Using SIR II™ Data

For more than 30 years, institutions have used the SIR II™ Student Instructional Report to:

  • assess course and instructional outcomes
  • pinpoint teaching strengths and improvement opportunities across disciplines, courses and classes
  • inform administrative decisions
  • reward teaching excellence
  • compare results to peer institutions nationwide
  • measure instructor effectiveness for accreditation purposes

Following are examples of how institutions use SIR II and e-SIR survey data to inform decisions on teaching, course curricula and learning outcomes:

  • Global Evaluation
    Question No. 40 on the survey asks students to rate the overall quality of instruction in the course. Validity studies have shown that students' overall evaluation of instruction tends to correlate higher with student course grades than do other items. So decision makers may want to focus initially on response data for question No. 40.

    The other survey questions and scales are useful for diagnosing instructional or course strengths and weaknesses. These data can help to identify improvement opportunities. However, the items should not be summed to provide a total score.

  • Multiple Sets of Evaluations
    A pattern of evaluations over time and across courses provides the best picture of instructor effectiveness as seen by students. Evaluations from only one course or from one term may not fairly represent an instructor's effectiveness, although this type of data can be useful in identifying instructional improvement opportunities.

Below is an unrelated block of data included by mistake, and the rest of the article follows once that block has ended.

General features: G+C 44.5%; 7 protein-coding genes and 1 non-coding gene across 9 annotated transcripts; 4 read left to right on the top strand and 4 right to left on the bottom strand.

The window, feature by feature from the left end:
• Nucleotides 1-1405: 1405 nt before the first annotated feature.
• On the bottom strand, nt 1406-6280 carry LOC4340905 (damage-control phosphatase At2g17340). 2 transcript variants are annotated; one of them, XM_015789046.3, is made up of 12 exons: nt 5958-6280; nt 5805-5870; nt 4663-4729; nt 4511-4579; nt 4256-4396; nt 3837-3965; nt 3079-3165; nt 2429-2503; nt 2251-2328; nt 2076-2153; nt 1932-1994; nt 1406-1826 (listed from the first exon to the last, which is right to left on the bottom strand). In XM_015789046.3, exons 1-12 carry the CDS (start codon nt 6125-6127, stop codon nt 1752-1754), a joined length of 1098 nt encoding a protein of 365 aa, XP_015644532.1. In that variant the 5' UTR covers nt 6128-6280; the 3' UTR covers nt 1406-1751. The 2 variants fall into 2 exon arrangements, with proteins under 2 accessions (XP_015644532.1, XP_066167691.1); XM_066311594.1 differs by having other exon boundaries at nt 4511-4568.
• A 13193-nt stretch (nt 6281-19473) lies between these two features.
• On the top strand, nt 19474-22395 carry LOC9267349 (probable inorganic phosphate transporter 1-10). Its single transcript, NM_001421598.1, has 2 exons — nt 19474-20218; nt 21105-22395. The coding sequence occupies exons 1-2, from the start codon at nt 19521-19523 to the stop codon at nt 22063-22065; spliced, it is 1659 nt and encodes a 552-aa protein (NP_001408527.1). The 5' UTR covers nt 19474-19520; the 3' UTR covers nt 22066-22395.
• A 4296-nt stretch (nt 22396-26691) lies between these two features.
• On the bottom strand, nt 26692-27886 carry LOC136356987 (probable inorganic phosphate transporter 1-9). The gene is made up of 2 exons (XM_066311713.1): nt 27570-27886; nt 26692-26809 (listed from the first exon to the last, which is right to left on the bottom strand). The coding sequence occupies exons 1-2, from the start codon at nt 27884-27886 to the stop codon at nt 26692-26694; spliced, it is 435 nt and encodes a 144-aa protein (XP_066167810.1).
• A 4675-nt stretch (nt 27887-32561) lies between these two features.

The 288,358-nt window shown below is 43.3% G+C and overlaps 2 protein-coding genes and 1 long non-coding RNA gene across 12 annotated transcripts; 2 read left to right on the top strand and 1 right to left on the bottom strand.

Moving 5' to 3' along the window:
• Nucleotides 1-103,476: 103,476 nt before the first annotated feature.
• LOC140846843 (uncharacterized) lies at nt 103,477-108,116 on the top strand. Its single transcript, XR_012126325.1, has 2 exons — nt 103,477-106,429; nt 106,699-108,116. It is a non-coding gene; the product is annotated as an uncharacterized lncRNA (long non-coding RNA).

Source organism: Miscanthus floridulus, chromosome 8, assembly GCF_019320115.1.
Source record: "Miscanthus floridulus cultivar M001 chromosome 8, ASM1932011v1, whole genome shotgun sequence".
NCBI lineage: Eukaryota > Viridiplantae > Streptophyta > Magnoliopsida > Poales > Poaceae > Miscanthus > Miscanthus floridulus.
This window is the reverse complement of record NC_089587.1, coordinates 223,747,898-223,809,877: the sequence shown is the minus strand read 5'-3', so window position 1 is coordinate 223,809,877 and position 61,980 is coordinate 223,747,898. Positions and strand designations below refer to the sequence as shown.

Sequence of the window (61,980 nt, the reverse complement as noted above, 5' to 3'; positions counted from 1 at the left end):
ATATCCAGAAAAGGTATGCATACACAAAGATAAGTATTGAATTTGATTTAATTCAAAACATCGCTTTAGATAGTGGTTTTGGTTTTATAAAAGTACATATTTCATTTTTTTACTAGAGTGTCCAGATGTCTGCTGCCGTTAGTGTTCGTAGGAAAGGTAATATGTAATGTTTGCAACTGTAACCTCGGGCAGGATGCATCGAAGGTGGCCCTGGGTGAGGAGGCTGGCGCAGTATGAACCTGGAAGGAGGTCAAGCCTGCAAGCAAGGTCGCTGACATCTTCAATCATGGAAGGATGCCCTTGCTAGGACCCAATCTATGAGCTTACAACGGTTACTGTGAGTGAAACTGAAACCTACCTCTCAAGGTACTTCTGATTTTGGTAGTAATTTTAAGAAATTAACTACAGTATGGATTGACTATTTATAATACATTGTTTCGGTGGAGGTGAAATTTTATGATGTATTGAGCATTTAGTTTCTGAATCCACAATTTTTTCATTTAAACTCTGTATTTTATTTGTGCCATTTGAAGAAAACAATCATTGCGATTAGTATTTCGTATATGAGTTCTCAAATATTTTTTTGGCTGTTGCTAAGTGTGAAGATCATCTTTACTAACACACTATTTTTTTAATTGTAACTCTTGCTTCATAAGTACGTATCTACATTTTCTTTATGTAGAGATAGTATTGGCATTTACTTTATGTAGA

For personnel decisions, it is essential to examine trends or patterns over time and to consider other characteristics, such as gender bias, that might influence the evaluations. Some research has shown that four or five sets of evaluations are needed for a valid conclusion about instructor effectiveness.

  • Informing Administrative Decisions
    SIR II and e-SIR survey data can be used as part of the overall performance evaluations. However, instructors should be given the opportunity to describe their instructional objectives in a course and how their methods fit those objectives. They should also be given the opportunity to discuss circumstances they feel may have affected the evaluations. What may seem like poor ratings may be due, for example, to the instructor's attempt at a new or different approach to a course.
  • Multiple Sources of Information
    While the results may be used in a variety of ways, SIR II and e-SIR evaluations represent only one source of data about instructional effectiveness. It's critical to consider multiple sources of information to provide a holistic evaluation of instructional effectiveness. Other sources include: self-evaluations, feedback from colleagues, administrator evaluations and assessments of student learning.
  • Diagnostic Information for Teaching Improvement
    SIR II and e-SIR survey results help to diagnose instructors' strengths and weaknesses. Although ETS studies have shown that some instructors can improve after receiving results, other instructors may not know how to change. It is appropriate to use the survey results in instructional counseling and to direct instructors to resources for instructional improvement. Some institutions have developed workshops using the SIR II compendium.
  • Optional Items and Written Comments
    Use of optional survey questions and open-ended comments written by students can provide valuable additional information to instructors. Students completing the online versions are able to preserve their anonymity by typing (vs. hand writing) their comments. This promotes more honest, candid feedback. Faculty members and others who view the written comments should keep in mind that it may not be possible or even desirable to satisfy all students' complaints or wishes.

Guidelines for the Use of SIR II Survey Results

These guidelines provide information to faculty and administrators who use SIR II results for instructional improvement, tenure, making administrative decisions and awarding excellence.

For more information on how institutions use the SIR II survey, visit Case Studies.